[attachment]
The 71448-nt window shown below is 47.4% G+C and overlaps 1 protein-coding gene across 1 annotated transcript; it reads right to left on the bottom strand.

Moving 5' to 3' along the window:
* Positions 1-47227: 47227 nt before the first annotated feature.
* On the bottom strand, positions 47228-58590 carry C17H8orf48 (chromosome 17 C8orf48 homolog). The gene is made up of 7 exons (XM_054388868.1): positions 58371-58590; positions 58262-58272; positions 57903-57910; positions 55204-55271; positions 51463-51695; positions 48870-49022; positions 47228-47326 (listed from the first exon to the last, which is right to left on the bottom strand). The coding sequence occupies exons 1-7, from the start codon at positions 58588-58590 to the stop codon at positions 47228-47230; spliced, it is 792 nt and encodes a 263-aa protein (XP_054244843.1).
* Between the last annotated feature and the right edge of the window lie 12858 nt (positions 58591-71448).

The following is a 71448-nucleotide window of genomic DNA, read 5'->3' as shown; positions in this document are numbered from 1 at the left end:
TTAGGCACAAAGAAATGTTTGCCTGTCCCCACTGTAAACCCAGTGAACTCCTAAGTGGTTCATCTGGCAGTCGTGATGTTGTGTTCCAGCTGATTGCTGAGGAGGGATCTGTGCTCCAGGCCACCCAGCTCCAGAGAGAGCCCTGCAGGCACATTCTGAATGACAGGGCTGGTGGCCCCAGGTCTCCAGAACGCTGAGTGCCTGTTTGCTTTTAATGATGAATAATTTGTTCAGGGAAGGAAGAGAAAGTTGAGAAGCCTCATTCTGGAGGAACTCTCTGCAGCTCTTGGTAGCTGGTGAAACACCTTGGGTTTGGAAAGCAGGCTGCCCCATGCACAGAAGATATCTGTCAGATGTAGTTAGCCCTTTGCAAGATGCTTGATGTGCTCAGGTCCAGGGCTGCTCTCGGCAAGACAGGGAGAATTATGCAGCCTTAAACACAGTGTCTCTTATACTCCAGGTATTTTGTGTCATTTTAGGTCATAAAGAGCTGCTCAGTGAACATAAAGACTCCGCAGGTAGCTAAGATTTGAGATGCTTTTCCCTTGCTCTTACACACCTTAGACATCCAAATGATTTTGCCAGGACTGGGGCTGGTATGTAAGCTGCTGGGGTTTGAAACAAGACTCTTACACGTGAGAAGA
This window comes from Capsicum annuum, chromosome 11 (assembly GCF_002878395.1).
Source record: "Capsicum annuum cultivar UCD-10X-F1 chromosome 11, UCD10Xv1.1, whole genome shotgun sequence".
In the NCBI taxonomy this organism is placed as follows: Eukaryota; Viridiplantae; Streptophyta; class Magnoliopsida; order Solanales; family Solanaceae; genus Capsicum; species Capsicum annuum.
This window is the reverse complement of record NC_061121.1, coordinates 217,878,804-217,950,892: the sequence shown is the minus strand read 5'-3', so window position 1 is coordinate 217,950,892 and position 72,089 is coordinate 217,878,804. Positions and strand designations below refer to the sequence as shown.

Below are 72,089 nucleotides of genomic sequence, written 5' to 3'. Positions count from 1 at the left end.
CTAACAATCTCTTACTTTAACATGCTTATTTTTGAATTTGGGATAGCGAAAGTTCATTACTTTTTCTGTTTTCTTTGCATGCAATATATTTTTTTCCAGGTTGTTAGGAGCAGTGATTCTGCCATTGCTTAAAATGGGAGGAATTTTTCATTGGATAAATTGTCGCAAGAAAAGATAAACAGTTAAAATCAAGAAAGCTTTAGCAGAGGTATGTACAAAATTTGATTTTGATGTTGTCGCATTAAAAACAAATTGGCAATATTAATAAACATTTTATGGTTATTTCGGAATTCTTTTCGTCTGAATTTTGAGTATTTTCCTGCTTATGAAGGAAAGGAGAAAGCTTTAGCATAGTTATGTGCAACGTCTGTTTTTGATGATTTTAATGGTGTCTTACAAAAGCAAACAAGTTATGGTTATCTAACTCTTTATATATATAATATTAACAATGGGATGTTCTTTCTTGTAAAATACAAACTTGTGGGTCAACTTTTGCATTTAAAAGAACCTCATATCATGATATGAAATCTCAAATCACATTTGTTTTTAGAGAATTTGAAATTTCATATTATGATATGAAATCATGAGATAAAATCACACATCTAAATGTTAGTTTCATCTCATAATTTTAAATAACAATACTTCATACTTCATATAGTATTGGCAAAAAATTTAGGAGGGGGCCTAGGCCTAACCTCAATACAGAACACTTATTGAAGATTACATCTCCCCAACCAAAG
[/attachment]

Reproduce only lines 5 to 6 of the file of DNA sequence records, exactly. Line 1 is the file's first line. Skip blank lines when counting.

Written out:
* Between the last annotated feature and the right edge of the window lie 12858 nt (positions 58591-71448).

The following is a 71448-nucleotide window of genomic DNA, read 5'->3' as shown; positions in this document are numbered from 1 at the left end: